Homeland Security to be put in charge of info "sharing"

Homeland Security to be put in charge of info sharing

By Elizabeth Weise and  Gregory Korte, USA TODAY 11:40 a.m. EST February 13, 2015

SAN FRANCISCO — President Obama will announce a new executive order on the sharing of cybersecurity threats and information at Friday's cybersecurity summit at Stanford University, the White House said.

Most importantly to Silicon Valley, the president's proposal is expected to cement the role of the Department of Homeland Security, rather than the National Security Agency, as the government lead for information-sharing with the private sector.

"Hopefully the rules will prohibit the use of the information shared being used for surveillance," said Greg Nojime, a senior counsel with the Center for Democracy and Technology in Washington D.C.

Given the anger and anxiety that resulted from revelations by Edward Snowden about the extent of NSA surveillance, knowing that Homeland Security is in charge may calm concerns among Valley companies.

Many tech companies have dealt with extensive push back from their customers both in the United States and overseas over the issue of privacy and protection of the information they hold.

The intent of the executive order is to create a process for establishing rules of the road on information sharing between the privacy sector and the government, Nojime said.

This would be in the form of a hub-and-spoke system, where companies would share information with the government, which would then send it back out to other companies.

However, the president's order wouldn't provide protection from liability for the companies doing the sharing.

That's why it doesn't happen now, said Avivah Litan, a security analyst at the technology research company Gartner.

"There's no meaningful intelligence sharing because of all the lawyers. There's always the threat of lawsuits," she said.

Litan knew someone who was aware that the malicious software used in the Target breach had been seen by other companies "but he wasn't allowed to share the information, because five lawyers were threatening to sue him if he did," she said.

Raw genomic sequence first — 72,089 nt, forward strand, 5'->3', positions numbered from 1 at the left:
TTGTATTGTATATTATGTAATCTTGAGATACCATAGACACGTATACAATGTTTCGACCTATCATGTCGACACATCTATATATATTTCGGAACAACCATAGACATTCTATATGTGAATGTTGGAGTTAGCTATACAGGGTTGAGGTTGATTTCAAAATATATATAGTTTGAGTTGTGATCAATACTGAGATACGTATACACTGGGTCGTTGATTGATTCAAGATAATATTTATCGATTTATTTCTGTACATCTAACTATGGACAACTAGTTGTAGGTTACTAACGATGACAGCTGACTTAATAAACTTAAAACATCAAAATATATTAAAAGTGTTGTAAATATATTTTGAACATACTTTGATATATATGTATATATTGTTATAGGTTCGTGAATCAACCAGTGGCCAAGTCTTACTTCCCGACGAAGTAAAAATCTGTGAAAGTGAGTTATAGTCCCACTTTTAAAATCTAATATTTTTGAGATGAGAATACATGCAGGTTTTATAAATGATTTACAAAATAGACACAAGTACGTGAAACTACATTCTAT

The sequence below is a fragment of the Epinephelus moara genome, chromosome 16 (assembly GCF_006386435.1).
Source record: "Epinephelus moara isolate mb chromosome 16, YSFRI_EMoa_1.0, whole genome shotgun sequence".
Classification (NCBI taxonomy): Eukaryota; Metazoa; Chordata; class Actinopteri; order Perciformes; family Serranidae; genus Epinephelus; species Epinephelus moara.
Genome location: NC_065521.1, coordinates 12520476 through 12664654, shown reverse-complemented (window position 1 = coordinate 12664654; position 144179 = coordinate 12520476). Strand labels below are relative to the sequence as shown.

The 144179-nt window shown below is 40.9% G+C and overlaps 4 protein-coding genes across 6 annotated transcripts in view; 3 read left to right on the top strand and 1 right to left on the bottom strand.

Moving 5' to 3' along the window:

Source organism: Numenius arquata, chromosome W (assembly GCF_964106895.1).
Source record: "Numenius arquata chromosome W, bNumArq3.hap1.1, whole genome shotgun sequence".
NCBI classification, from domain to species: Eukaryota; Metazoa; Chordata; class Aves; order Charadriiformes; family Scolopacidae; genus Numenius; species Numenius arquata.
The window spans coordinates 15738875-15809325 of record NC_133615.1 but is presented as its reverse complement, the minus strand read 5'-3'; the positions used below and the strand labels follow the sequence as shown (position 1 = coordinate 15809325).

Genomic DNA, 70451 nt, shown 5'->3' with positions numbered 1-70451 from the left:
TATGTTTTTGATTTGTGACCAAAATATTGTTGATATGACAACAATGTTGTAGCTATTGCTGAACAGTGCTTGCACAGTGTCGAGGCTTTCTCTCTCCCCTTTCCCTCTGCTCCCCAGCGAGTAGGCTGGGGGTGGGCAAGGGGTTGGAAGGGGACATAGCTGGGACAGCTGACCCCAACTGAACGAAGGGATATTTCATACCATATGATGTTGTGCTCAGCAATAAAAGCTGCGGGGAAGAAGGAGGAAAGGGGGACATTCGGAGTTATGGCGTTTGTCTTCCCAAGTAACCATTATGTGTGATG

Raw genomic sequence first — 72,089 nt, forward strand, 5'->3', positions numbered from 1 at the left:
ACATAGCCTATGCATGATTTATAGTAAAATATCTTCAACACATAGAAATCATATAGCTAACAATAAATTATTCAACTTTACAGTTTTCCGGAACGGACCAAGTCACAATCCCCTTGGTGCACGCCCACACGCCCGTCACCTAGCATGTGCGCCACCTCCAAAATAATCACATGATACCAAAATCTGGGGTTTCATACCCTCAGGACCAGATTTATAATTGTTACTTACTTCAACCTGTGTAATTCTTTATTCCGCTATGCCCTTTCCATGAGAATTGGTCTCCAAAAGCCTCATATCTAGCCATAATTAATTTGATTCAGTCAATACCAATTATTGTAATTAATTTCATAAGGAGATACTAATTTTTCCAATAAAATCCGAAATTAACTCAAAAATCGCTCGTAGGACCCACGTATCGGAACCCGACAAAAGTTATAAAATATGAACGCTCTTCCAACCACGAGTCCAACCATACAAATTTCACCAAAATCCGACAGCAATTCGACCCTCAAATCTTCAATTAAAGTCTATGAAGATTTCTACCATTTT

The only way to make information sharing possible is to create legal safe harbors where companies can disclose what they know without putting themselves at legal risk, she said.

That will require congressional action.

"Unilateral, top-down solutions will not solve America's cyber problems," said Cory Fritz, a spokesman for House Speaker John Boehner, R-Ohio. Instead of the executive order, he said, Obama should support cybersecurity bills passed by the House in the last Congress.

Instead, Obama has put forward his own bill encouraging the private sector to share cyberthreat information with the Department of Homeland Security's National Cybersecurity and Communications Integration Center.

The center will then share it with relevant federal agencies and private sector Information Sharing and Analysis Organizations (ISAOs in Washington-speak.)

It also requires the Department of Homeland Security and the Attorney General to develop guidelines for how the government gets, stores, uses and discloses cyberthreat indicators.

Obama is scheduled to give the luncheon address at the Whitehouse Cybersecurity Summit.

Gregory Korte reported from Washington.


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